Laena Geronimo, guitarist and vocalist for Los Angeles punk band FEELS, is stoked for her mom. Her mom is a teacher with the Los Angeles Unified School District, and along with her coworkers in the Los Angeles teachers union, she celebrated last month when the union went on strike, and again six days later when they won salary raises and lowered classroom sizes. “My mom was out there with a bullhorn coming up with chants,” Geronimo says proudly, days after the strike ended. “She went back to school yesterday and she’s so happy. It was really amazing to see all the support for the teachers. Everywhere you were in L.A., there were people on strike.
“It’s very daunting times, and to see people come out and really make their voices heard, and for that to have direct impacts on the future of so many lives, is really inspiring.”
FEELS’ new record Post Earth is, in general, a love-letter to community and unified action, but it oscillates between two potential futures: one where those ideas win out, and one where they don’t. That’s why in a world that increasingly makes Boots Riley’s genius 2017 film Sorry To Bother You look like non-fiction, the L.A. teachers union victory feels important. “It’s really amazing to think that we could really make a difference, because it’s been tough, you know?” says Geronimo. “To win a battle is so encouraging.”
Geronimo, vocalist/guitarist Shannon Lay, vocalist/bassist Amy Allen and drummer Michael Perry Rude have been operating as FEELS since 2012, and Post Earth, a jagged, wiry mash of punk, hardcore, no wave, and lo-fi psych-rock, marks their second full-length. While that record dealt generally with social discontent, Post Earth is a more overtly political missive. Opener “Car” pulls zero punches over blunt garage-punk power chording: “War dogs on the street / The land of the free, one nation under fraud.” It’s crass and brutish, like the America of which it speaks. Geronimo explains that it was written “from the point of view of the capitalist system.”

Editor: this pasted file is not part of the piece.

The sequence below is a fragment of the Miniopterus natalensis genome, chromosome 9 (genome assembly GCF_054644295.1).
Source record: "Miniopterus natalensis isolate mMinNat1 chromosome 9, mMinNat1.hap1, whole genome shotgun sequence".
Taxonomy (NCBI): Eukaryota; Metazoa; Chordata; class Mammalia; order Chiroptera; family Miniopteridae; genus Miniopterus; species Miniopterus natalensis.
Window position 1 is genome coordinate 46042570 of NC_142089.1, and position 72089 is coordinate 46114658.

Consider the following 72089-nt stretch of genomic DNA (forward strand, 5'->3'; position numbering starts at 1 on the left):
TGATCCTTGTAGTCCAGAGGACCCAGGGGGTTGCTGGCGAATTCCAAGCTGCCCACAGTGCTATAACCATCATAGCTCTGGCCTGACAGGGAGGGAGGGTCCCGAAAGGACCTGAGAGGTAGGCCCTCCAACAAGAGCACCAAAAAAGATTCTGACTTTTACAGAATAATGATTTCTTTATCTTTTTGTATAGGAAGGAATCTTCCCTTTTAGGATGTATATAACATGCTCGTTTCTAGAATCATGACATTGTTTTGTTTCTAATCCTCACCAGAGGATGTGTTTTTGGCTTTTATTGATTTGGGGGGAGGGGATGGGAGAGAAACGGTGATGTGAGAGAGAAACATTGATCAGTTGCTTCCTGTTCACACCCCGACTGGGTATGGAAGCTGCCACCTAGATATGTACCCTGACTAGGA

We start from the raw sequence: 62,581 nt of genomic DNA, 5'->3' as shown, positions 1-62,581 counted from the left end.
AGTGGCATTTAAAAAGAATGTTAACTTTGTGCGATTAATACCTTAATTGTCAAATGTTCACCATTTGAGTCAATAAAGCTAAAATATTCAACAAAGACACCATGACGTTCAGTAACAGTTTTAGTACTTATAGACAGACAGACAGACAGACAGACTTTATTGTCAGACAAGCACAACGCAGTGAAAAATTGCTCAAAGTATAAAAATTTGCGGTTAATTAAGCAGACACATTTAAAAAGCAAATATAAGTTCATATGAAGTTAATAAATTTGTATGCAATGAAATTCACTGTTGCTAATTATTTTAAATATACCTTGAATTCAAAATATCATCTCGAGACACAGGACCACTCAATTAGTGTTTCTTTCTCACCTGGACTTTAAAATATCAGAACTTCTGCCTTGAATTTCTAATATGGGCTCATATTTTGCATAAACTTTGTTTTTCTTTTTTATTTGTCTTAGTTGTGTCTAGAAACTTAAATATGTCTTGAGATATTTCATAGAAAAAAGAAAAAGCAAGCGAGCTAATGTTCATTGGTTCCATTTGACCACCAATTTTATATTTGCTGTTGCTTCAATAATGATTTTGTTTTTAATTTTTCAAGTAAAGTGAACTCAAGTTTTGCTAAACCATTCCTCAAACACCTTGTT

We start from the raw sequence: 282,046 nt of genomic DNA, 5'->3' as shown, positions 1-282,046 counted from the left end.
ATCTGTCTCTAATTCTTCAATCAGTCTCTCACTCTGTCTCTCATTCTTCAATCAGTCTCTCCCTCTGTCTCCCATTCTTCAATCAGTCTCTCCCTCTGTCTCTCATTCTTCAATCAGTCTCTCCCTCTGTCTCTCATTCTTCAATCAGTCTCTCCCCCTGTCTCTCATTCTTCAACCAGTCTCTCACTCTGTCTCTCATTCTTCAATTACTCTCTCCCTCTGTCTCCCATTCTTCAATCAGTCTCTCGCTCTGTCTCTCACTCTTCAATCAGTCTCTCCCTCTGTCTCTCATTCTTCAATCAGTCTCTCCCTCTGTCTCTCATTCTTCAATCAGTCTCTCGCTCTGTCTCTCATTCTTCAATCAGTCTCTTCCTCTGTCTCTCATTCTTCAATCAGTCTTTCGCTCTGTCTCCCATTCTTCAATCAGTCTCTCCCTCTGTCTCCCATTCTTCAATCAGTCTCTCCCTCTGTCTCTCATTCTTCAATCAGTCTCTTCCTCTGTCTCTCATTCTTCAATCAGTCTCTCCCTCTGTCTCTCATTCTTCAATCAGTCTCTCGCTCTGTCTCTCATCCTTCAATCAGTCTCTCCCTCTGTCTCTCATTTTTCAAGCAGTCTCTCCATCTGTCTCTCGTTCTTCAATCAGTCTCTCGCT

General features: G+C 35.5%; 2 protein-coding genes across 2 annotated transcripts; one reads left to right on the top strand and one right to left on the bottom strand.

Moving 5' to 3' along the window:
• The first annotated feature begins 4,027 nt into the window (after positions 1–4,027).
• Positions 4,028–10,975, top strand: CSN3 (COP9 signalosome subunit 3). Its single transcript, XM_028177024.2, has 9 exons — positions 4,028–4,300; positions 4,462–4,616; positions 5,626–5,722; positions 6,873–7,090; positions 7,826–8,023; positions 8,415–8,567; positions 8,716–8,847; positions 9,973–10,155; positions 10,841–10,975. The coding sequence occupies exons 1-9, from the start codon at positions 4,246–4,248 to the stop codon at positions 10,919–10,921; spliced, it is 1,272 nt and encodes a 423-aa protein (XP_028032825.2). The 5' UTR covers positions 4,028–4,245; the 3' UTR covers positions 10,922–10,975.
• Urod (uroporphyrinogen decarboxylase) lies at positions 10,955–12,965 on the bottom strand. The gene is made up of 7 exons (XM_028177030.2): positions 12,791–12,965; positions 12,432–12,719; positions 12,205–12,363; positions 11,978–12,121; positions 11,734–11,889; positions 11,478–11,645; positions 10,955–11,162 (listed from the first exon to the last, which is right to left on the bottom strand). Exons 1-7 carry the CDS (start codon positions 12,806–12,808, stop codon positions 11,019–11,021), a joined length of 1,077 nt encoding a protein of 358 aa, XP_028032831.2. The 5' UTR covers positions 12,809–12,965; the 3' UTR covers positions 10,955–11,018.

It should be noted that FEELS’ emphasis on unity is conditional. Lay notes that there are plenty of iterations of unity that hinder rather than help. “The [1940s] and ’50s and ’60s, there was this focus on family and pride and patriotism,” she says. “Along with that comes a lot of horrible things. You have to be willing to let go of the things that don’t make sense.”
“Awful Need Of Self,” the record’s second track, dismantles the toxic identity-building that remains a cornerstone of capitalist settler societies like the United States and Canada. “Awful need of self, I’ve seen it,” Lay repeats on the chorus. She advocates for a more fluid idea of identity. “Looking at something, just as it is, without having reference for it is almost impossible,” she says. “But you can do it with yourself, if you want to,” she continues, referring to resisting essentialized social and political roles. “Don’t paint yourself in a corner. Never think that you’re finished discovering who you are.”
For Lay, it’s a quiet anti-capitalist action. “It makes it so difficult for those people to sell you something, because that’s all based on what kind of person you are.” Geronimo adds, “In order for there to be mutual respect, and for us to save our environment, we have to work together and forget all of these things that we’ve created to divide ourselves.”